Background: Psychiatric disorder and psychological distress are increasingly recognized as risk factors for coronary heart disease (CHD). Elucidation of the mechanisms of these associations has implications for prevention. This study aims to confirm the association between psychological distress and CHD and examine if it could be explained by other factors such as health behaviours, social isolation and low control at work.
Methods: A prospective occupational cohort study of London-based civil service employees (Whitehall II Study) with baseline data collected from 1985-1988 with a 5-year follow-up. The participants were male and female middle-aged civil servants working in 20 Government Departments; 73% of eligible employees attended baseline screening. Psychological distress measured by the General Health Questionnaire (GHQ) at baseline was used to predict incidence of self-reported CHD and possible and probable electrocardiographic (ECG) abnormalities during follow-up.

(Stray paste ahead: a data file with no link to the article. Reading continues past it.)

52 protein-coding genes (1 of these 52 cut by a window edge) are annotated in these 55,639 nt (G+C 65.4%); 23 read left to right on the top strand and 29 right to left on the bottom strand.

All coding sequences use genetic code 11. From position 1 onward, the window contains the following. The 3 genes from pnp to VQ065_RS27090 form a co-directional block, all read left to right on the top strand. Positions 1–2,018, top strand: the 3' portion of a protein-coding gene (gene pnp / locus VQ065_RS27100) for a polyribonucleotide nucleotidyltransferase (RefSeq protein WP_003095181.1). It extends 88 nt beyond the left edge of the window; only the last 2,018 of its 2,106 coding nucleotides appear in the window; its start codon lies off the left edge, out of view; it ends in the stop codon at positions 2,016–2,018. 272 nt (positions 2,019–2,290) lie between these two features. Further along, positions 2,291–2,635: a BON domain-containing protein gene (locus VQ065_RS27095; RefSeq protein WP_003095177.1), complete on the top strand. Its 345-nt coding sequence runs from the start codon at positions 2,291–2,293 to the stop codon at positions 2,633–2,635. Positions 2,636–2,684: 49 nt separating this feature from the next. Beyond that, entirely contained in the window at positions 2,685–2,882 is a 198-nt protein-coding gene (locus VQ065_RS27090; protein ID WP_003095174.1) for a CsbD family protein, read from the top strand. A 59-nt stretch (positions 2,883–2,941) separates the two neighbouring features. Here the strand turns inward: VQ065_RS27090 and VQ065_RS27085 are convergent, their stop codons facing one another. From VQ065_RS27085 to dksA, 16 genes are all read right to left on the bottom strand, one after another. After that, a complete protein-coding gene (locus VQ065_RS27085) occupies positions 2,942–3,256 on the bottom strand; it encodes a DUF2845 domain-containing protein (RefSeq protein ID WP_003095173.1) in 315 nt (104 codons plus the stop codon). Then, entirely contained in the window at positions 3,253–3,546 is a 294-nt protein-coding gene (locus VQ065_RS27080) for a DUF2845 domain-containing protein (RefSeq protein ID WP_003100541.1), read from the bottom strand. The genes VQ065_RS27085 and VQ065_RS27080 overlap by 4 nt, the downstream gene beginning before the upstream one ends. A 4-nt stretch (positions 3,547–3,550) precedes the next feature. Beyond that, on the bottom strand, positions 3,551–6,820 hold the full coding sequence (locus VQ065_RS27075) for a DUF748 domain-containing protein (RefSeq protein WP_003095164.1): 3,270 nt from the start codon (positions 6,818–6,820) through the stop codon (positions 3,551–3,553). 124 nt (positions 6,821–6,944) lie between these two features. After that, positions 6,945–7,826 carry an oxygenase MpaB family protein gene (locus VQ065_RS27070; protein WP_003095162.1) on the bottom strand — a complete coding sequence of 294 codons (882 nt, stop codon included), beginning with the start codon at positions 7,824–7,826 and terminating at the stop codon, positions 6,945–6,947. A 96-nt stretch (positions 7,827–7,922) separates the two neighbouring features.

Results: In men, baseline psychological distress was associated with an increased incidence of overall self-reported CHD (odds ratios [OR] = 1.83, 95% CI : 1.5-2.3) and ECG abnormalities (OR = 1.51, 95% CI : 1.1-2.1), after adjustment for age, employment grade and length of follow-up. In women, baseline psychological distress was also associated with an increased incidence of CHD (OR = 1.60, 95% CI : 1.2-2.1), but not with ECG abnormalities. Adjustment for health behaviours, marital status, social networks and work characteristics reduced the risks for incident CHD by 12% in men and by 10% in women; for ECG abnormalities these adjustments increased the risk in men by 16% and had little effect in women.
Conclusions: The experience of psychological distress confers increased risk of CHD in men that is not explained by health behaviours, social isolation or work characteristics. The increased risk of CHD associated with psychological distress is not consistently demonstrated in women.